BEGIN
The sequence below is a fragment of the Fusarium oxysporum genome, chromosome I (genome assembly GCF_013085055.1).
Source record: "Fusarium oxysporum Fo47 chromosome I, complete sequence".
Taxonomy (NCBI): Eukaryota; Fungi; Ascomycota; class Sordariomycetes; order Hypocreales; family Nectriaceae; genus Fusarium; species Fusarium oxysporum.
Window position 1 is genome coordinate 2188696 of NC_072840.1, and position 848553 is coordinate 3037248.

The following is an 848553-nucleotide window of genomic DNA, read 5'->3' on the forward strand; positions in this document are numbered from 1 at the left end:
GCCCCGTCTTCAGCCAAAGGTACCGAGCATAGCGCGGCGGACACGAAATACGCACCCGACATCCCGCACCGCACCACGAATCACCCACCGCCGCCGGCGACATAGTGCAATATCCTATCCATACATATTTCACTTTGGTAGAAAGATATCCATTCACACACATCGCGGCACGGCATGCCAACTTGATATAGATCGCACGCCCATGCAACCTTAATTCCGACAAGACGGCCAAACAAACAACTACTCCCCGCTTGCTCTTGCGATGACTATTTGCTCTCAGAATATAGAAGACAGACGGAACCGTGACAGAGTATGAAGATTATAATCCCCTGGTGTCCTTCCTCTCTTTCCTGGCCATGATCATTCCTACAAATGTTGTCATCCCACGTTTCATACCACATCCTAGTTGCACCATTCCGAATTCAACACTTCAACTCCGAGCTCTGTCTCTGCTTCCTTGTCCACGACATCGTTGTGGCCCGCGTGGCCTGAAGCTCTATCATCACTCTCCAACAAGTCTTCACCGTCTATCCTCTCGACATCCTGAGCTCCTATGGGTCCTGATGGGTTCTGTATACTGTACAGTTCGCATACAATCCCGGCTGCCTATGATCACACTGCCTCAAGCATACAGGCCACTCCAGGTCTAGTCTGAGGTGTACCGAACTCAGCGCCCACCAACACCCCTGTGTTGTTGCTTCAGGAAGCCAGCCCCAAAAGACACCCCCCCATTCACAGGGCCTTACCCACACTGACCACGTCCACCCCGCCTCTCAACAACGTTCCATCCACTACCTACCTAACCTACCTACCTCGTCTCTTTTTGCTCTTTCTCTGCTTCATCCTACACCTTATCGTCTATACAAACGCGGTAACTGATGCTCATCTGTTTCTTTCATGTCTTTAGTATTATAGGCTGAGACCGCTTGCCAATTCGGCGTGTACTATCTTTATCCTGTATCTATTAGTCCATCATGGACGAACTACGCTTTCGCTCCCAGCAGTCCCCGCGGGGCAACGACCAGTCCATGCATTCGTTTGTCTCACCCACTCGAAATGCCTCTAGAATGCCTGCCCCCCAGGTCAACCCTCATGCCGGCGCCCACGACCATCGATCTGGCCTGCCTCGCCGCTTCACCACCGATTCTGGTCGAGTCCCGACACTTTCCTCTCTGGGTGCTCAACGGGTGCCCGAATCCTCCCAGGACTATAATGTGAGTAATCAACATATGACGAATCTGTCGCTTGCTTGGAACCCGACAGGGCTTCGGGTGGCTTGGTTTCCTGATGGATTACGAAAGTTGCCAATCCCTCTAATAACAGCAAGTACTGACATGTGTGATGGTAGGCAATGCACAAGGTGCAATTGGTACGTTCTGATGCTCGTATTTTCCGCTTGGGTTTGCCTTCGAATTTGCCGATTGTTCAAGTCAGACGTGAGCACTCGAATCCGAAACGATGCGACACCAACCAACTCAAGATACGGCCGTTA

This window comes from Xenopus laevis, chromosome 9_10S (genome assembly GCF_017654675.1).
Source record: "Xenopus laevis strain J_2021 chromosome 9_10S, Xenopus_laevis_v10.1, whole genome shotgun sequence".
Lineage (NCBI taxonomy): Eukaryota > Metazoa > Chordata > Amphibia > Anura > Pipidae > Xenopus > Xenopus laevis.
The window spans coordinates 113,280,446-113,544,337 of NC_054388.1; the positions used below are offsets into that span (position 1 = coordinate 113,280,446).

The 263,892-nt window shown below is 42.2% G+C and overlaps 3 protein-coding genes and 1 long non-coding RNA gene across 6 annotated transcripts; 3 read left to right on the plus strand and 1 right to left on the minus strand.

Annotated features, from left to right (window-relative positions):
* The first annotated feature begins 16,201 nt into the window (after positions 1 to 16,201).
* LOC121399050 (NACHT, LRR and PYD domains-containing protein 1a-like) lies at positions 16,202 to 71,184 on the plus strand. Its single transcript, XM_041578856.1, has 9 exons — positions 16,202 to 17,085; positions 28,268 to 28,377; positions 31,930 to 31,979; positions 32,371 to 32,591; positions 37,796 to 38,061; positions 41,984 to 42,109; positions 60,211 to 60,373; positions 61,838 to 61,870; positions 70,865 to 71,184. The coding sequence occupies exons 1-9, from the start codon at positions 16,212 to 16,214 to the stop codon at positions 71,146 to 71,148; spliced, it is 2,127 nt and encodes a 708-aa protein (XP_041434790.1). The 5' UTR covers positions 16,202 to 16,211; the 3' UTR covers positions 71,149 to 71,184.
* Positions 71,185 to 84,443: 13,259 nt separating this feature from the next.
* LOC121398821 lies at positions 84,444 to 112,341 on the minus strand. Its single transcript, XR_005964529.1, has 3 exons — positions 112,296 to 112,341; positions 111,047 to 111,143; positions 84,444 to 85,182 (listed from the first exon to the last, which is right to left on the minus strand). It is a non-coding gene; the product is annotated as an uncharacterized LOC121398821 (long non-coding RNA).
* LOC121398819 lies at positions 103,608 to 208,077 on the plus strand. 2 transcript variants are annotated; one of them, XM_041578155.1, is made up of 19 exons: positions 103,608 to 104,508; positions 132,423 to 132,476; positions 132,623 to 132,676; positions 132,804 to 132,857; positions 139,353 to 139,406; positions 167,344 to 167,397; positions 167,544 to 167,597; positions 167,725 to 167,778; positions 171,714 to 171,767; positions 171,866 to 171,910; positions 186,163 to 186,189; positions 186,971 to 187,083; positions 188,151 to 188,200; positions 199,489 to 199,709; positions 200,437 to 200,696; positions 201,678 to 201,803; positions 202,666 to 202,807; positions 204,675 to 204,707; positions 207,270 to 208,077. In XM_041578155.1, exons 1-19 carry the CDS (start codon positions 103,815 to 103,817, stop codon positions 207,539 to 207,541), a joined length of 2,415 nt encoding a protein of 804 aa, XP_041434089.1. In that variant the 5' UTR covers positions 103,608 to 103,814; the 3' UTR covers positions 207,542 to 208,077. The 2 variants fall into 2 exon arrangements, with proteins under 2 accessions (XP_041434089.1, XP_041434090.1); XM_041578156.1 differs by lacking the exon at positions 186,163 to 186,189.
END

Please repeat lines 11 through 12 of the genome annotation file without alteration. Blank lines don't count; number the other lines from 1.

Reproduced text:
The 263,892-nt window shown below is 42.2% G+C and overlaps 3 protein-coding genes and 1 long non-coding RNA gene across 6 annotated transcripts; 3 read left to right on the plus strand and 1 right to left on the minus strand.

Annotated features, from left to right (window-relative positions):